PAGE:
Ageing will cause the asphalt binder to lose its flexibility and hence, result in micro-cracks. Such micro-cracks can decrease the bonding strength between aggregates, causing pavement cracking, potholes or raveling [25]. Rejuvenators were proposed to be used in hot recycling to repair those micro-cracks [26]. A micro-crack closure analysis was suggested to address the contribution of using rejuvenators in hot recycling. Figure 3 explains the micro-crack closure test.
The test was conducted as follows: firstly, aggregates covered in 1 mm thick of asphalt mortar were prepared by mixing aggregates with asphalt mortar, which contained 80% of andesite filler and 20% of asphalt binder. The mortar thickness was ensured by checking the amount of covered mortar and the total surface area of used aggregates. Then the covered aggregates were placed in an oven for accelerated ageing purposes at 120 °C for 5 days. At the end of that time, features of micro-cracks on the surface of RAP aggregates and rejuvenator-treated aggregates were assessed and comparatively analyzed. A microscope was used here for micro-crack analysis.
Accounting for the diffusing rate, two days’ diffusion—which leads to fully curing and therefore can minimize the influence of diffusing time—was conducted before microscope analysis. The rejuvenator treated aggregates were divided into three groups of diffusion at 20 °C, 50 °C and 150 °C for two days.

4. Results Analysis

4.1. Mortar Transfer Ratio

At the beginning of this research, MTR analysis was conducted by the process of blending RAP and fresh aggregates, without applying any rejuvenators. The experiment results were used as reference value for studying the effect of using rejuvenators. Without rejuvenators, the mortar transfer ratio from RAP aggregates to fresh aggregates is 2.93%, which is only 2.198 g out of 75 g of binder transferred onto the fresh aggregates.
Figure 4 shows the individual fresh aggregates covered with transferred binder from the RAP aggregates’ surface when rejuvenator-A was applied. When the diffusion temperature or reacting time increases, there is a significant increase in the covered area on the fresh aggregates that can be observed.
The MTR results for rejuvenator-A were calculated using Equation (1) and presented in Table 3. It can be clearly observed that 10.67 was the maximum MTR value, which happened at 35 °C for 4 h. This means 4 h diffusion at 35 °C resulted in the best softening effect on the aged binder. Further diffusion did not have an effect on increasing MTR values. Meanwhile, 4.29 was the minimum MTR value, which was obtained at 20 °C for 8 h. According to Table 3, the MTR values doubled from 20 °C (8 h) to 35 °C (8 h), and then slightly decreased from 35 °C (8 h) to 50 °C (8 h). It is logical to conclude that the rejuvenator diffused faster at 35 °C than at 20 °C, because of the temperature sensitivity of the bitumen binder. At higher temperatures, such as 50 °C, the covered binder might become too soft to get transferred to fresh aggregate, and hence, result in slightly lower MTR. Furthermore, when the grain number of fresh aggregates increases, it can also increase the chances of hot-mixed asphalt transfer to the fresh aggregates, resulting in a larger mortar transfer ratio. This is because with the same aggregate weight, the higher the number of grains the aggregates have, the bigger the surface area will be that comes into contact with RAP aggregates.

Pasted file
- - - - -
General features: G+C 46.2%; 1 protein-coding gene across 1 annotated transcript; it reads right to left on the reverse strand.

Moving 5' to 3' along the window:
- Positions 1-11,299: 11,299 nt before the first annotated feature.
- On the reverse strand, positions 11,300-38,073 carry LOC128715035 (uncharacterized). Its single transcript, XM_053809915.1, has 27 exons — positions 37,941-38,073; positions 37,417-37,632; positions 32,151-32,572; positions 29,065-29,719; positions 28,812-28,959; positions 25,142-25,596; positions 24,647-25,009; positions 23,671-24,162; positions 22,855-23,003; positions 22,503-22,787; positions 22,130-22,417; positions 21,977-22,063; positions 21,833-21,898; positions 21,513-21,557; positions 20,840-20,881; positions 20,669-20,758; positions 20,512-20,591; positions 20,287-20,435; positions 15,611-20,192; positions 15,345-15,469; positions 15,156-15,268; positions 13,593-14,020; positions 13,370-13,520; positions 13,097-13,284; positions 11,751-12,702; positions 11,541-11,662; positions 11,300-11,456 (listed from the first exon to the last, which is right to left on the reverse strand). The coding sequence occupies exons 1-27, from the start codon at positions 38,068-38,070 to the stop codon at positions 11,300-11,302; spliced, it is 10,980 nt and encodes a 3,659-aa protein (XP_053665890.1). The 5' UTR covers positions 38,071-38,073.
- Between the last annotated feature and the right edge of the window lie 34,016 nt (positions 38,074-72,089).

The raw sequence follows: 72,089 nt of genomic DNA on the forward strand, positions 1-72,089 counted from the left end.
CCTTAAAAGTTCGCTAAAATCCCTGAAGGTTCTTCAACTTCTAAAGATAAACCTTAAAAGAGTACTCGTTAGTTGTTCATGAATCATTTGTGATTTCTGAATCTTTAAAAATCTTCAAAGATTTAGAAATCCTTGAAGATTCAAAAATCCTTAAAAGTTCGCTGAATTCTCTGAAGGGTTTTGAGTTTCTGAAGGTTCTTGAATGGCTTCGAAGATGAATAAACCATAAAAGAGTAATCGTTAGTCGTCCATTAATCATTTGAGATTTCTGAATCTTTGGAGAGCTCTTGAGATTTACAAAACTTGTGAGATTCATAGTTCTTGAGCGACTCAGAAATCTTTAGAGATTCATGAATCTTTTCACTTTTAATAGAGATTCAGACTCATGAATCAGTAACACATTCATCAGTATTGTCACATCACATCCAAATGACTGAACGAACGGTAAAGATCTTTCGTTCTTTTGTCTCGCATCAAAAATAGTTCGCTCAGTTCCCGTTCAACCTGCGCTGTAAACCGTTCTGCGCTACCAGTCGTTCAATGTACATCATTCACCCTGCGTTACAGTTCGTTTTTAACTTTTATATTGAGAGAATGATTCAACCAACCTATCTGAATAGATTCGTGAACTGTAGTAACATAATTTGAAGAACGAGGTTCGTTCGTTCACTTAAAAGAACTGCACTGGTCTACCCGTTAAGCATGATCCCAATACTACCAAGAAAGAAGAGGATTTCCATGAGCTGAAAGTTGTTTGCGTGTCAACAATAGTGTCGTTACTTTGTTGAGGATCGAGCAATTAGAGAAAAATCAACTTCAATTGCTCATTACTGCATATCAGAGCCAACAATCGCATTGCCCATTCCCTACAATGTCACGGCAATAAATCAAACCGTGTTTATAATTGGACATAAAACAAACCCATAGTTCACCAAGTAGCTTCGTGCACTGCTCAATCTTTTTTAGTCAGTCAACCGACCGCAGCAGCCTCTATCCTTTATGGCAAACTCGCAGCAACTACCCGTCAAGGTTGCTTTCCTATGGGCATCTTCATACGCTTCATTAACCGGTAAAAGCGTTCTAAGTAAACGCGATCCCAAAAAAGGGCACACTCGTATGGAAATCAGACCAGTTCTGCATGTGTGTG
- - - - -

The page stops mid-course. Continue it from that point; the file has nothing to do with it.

Figure 5 shows the individual fresh aggregates covered with transferred binder from RAP aggregates’ surface when rejuvenator-B was applied. Once again, the images indicate that diffusion temperature or reacting time has positive effect on MTR characteristics.
Table 4 illustrates the MTR of the rejuvenator-B treated specimens. It indicates that rejuvenator-B has a positive effect in curing aged asphalt. In addition, 11.87 is the maximum with the condition of 50 °C and 8 h for the mortar transfer ratio and 8.93 is the minimum with the condition of 35 °C and 4 h. And it can be concluded that lower temperature conditions result in a worse diffusion effect.
Obviously, the big increase on MTR values between no rejuvenator-treated and rejuvenator-treated specimen demonstrates that the two investigated rejuvenators cause effective regeneration on aged asphalt.